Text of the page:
Terrorist Screening Center
Following the terrorist attacks of September 11, 2001, the President and Congress mandated that federal executive departments and agencies share terrorism information with those in the counterterrorism community responsible for protecting the homeland. In 2003, the Terrorist Screening Center (TSC) was created to fulfill that mandate.
The Terrorist Screening Center, a multi-agency center administered by the FBI, is the U.S. Government’s consolidated counterterrorism watchlisting component and is responsible for the management and operation of the Terrorist Screening Database, commonly known as “the watchlist.”
The watchlist is a single database that contains sensitive national security and law enforcement information concerning the identities of those who are known or reasonably suspected of being involved in terrorist activities. The TSC uses the watchlist to support front-line screening agencies in positively identifying known or suspected terrorists who are attempting to obtain visas, enter the country, board an aircraft, or engage in other activities.
The TSC is a vital part of the U.S. Government’s counterterrorism early warning and interdiction network.
You can learn more about the Terrorist Screening Center by reviewing answers to our frequently asked questions.
The TSC is dedicated to ensuring watchlisting and screening activities are conducted in a manner consistent with protecting privacy and civil liberties. Individuals are included in the watchlist when there is reasonable suspicion to believe that a person is a known or suspected terrorist. Individuals are not watchlisted based solely on race, ethnicity, national origin, religious affiliation, or any First Amendment-protected activities such as free speech, the exercise of religion, freedom of press, freedom of peaceful assembly, and petitioning the government for redress of grievances.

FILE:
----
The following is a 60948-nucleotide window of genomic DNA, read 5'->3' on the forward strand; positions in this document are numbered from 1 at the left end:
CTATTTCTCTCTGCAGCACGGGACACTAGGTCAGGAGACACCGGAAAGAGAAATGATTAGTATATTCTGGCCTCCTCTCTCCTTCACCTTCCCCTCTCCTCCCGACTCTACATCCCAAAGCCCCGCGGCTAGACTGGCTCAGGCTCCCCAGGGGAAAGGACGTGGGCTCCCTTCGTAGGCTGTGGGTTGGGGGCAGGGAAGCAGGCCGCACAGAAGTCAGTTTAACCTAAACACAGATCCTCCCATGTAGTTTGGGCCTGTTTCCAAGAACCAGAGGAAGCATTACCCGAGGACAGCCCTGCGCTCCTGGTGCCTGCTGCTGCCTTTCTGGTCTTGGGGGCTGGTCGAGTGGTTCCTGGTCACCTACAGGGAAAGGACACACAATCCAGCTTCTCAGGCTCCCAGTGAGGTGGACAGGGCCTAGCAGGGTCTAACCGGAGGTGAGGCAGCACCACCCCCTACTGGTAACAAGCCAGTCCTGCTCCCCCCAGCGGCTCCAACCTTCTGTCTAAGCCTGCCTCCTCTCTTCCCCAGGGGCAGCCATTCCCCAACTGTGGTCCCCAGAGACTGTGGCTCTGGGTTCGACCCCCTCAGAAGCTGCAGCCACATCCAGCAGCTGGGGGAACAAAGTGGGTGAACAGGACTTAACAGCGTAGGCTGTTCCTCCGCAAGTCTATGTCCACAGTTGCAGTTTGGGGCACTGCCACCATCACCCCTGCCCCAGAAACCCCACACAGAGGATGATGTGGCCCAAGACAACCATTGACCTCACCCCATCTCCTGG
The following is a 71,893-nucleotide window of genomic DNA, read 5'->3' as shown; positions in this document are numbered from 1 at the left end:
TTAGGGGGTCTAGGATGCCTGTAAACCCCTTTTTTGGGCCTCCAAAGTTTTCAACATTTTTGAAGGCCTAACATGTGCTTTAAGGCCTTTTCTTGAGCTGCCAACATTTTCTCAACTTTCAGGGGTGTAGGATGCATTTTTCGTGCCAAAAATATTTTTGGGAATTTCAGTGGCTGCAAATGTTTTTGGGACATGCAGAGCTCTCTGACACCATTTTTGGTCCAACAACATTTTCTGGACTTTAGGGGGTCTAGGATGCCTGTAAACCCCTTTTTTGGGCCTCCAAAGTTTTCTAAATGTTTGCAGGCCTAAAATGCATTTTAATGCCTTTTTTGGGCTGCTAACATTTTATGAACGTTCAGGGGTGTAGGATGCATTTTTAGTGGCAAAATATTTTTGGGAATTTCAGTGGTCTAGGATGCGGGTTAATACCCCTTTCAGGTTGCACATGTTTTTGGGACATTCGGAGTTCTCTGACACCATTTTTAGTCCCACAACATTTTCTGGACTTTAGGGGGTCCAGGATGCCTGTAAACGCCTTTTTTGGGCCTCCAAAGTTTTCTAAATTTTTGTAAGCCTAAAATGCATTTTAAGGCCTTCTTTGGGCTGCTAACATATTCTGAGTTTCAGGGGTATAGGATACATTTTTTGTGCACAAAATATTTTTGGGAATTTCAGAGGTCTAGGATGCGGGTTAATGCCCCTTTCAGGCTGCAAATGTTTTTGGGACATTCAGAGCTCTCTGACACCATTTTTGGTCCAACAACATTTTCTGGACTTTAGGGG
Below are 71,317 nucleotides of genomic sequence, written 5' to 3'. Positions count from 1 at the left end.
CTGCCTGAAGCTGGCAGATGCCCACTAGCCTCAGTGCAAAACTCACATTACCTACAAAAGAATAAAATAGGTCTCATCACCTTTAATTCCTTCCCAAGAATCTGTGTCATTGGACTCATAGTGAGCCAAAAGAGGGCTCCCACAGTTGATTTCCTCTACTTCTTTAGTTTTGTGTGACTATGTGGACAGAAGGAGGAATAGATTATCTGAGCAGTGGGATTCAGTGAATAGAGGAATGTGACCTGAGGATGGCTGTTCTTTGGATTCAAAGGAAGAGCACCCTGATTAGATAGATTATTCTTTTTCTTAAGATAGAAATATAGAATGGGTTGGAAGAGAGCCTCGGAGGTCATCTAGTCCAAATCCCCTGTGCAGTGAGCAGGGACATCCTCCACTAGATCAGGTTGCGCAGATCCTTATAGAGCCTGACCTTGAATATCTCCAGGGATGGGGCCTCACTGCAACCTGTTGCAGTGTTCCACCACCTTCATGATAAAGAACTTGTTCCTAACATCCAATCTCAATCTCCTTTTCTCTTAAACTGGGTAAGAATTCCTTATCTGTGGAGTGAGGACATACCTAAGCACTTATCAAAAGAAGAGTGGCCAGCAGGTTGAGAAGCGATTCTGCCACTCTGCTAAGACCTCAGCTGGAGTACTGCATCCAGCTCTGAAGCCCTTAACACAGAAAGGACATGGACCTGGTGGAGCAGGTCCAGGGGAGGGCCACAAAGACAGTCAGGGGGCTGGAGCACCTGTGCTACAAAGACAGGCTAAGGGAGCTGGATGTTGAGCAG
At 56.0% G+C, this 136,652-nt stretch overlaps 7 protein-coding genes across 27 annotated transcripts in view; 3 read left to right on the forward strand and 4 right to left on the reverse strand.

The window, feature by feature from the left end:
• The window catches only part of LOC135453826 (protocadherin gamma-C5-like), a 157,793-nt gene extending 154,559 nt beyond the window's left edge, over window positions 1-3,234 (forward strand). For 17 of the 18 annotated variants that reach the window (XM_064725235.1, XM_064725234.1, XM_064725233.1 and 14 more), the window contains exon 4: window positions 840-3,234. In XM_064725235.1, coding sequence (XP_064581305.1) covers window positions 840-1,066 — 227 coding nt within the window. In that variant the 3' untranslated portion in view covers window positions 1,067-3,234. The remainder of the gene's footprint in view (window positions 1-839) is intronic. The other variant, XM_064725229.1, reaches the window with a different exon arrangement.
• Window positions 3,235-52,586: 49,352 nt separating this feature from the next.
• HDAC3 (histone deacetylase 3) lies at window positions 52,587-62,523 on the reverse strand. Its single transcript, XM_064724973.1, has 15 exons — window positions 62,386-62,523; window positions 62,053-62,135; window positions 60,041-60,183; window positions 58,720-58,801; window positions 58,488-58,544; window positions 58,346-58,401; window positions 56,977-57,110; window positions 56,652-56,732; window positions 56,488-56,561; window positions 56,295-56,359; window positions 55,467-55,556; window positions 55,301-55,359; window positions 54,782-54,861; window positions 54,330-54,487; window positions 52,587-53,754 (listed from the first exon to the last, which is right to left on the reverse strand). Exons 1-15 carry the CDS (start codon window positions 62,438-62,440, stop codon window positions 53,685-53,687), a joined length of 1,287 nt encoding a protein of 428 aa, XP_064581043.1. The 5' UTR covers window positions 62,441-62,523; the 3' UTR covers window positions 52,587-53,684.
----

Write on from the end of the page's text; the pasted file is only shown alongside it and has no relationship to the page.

And the TSC regularly conducts comprehensive and case-specific quality assurance reviews of data in the Terrorist Screening Database to ensure the U.S. Government’s substantive criteria for watchlisting is met and to ensure the records maintained in the watchlist are current, accurate, and thorough.
The Department of Homeland Security’s Traveler Redress Inquiry Program (DHS TRIP) provides the public with a single point of contact for individuals who have inquiries or seek resolution regarding difficulties they experience during travel screening at transportation hubs, such as being incorrectly delayed, denied boarding, identified for additional screening, or any other difficulties while traveling or seeking entry into the country. Since there are many reasons why a traveler may seek redress, DHS TRIP works with the TSC, as appropriate, when an inquiry appears to be related to the watchlist.
The TSC does not accept redress inquiries directly from the public. Instead, members of the public should contact the relevant screening agency with their questions or concerns about screening. The screening agency is in the best position to identify and resolve issues related to that agency’s screening process. Information on how to contact screening agencies is listed below:
- For more information, or to file a redress request related to travel, please see the DHS TRIP website.
- The State Department’s Bureau of Consular Affairs website provides information on how to seek redress for the denial of a visa. Individuals who are overseas should contact the U.S. embassy or consular office abroad regarding visa issues.
Since the Terrorist Screening Database is derived from classified intelligence and/or sensitive law enforcement information, the Terrorist Screening Center cannot confirm or deny whether any individual may be included in the watchlist. Disclosure of such information would significantly impair the government's ability to investigate and mitigate terrorism, and expose sensitive national security information.